Whether you are a researcher, an entrepreneur or a corporate innovation leader, it would be crucial to find out what kind of technological solutions exist already to get R&D (Research and Development) insights, adapt an existing solution for your use, challenge the validity of a patent, or gather evidence of patentability. Sometimes, much time and money may be spent trying to invent or innovate on something only to realize too late that the same had been done by somebody already.
So, how do you find out what kind of technological solutions already exist? Today, in the age of the Internet, it is not difficult. You just need to know where to search and how to search. I got to learn about this in my Ph.D course and later at a training course I attended at the Swedish Patent Office in Stockholm in 2018. Broadly, you can search for technological inventions and innovations in two categories of search databases: patent databases, and non-patent literature databases. This article is meant to show you the basics so that you can use it as a starting point to learn more on this subject.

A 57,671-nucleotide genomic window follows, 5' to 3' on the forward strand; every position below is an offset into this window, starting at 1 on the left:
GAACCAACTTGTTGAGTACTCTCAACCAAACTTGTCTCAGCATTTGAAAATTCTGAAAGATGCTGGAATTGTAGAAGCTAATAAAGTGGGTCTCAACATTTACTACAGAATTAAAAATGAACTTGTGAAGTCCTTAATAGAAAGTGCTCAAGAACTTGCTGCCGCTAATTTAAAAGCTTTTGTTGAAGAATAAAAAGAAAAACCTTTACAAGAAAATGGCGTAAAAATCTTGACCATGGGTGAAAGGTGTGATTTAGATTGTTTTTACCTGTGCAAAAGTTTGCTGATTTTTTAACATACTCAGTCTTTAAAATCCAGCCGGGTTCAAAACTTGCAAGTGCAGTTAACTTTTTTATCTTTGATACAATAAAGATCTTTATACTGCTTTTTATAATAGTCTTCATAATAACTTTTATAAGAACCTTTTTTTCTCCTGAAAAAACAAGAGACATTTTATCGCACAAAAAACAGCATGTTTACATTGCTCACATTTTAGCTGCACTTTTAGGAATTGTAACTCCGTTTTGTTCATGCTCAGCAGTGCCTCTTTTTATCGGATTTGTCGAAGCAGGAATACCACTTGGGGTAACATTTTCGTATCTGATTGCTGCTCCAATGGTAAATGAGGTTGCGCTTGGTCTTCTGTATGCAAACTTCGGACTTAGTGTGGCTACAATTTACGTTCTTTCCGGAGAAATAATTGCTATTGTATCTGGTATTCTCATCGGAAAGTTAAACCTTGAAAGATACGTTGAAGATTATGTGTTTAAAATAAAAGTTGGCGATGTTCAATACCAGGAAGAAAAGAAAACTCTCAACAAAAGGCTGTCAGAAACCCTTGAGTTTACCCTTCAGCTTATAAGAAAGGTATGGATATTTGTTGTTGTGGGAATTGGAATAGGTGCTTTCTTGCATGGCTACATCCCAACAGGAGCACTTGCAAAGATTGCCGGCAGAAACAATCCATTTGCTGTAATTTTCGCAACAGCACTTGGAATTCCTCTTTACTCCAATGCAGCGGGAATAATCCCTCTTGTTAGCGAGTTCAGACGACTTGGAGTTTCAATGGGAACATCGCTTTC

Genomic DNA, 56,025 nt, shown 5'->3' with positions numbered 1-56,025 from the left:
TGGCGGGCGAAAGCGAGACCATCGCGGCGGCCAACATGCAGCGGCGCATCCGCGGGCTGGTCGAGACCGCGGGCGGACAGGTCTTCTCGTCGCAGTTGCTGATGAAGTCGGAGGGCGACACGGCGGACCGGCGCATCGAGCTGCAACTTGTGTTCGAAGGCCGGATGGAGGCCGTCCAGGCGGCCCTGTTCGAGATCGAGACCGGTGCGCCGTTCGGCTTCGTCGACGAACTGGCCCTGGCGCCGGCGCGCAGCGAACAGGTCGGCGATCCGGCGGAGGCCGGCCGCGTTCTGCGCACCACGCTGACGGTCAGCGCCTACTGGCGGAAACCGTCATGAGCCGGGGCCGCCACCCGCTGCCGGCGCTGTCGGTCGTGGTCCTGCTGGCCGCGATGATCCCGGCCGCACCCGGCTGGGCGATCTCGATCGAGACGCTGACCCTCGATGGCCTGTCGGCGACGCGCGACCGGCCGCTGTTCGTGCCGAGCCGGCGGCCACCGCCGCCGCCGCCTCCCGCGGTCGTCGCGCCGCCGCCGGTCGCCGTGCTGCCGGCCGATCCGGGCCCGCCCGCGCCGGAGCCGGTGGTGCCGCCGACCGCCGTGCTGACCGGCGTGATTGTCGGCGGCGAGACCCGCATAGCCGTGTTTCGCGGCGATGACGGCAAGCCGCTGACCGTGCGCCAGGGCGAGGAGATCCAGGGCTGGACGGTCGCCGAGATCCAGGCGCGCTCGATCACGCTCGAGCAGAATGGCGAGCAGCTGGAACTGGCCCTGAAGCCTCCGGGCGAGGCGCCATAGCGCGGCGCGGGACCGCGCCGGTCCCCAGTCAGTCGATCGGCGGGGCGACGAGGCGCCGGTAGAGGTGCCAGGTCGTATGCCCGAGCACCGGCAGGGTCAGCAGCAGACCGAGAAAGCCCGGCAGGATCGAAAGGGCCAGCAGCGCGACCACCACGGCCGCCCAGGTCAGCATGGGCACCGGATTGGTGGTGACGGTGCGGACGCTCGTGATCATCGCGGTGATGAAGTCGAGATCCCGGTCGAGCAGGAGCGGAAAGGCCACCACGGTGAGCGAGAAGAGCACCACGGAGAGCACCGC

What is a patent? It is a kind of Intellectual Property (IP) right granted for an invention which can be a product or a process. Sometimes, people loosely call all kinds of IP protections as patent, but in reality, patent is just one of the IP protections, and it is the most difficult one to obtain. Other IP protections include copyright, trademark, industrial design, utility model, traditional knowledge, geographical indications, genetic resources, etc. So far, only one Bhutanese individual has been granted a patent by the Intellectual Property Department under the Ministry of Economic Affairs. To be granted a patent takes a long time because patent examiners have to make sure that the invention is really new.
Patent databases contain detailed information about patents in searchable format. There are many free patent databases online. However, you should have some idea about patent searching. You can get help on how to do this from the Intellectual Property Department under the Ministry of Economic Affairs or from one of the Technology and Innovation Support Centers (TISCs) recognized by the IPD. Alternatively, you can search online for patent search guides and follow them.